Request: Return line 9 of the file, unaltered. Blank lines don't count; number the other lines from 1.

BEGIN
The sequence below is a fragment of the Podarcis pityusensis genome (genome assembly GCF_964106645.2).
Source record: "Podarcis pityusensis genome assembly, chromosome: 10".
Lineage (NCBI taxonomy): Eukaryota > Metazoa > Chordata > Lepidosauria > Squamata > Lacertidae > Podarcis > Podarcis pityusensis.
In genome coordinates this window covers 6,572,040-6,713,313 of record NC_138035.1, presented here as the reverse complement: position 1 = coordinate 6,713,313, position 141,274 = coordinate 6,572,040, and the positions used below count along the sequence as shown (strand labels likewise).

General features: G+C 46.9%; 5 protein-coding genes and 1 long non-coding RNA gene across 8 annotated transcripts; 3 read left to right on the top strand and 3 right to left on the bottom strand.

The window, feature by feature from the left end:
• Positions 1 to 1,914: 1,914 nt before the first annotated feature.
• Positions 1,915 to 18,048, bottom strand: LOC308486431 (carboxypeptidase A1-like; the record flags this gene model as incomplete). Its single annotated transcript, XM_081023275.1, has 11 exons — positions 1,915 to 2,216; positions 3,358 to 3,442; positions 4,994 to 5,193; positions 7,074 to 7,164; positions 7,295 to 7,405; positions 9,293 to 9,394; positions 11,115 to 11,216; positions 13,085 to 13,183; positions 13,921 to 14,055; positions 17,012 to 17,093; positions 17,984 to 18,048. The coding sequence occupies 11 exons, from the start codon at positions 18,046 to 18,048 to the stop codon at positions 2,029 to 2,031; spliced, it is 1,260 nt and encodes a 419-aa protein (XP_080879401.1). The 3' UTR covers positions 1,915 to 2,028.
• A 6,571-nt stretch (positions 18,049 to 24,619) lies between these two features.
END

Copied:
• A 6,571-nt stretch (positions 18,049 to 24,619) lies between these two features.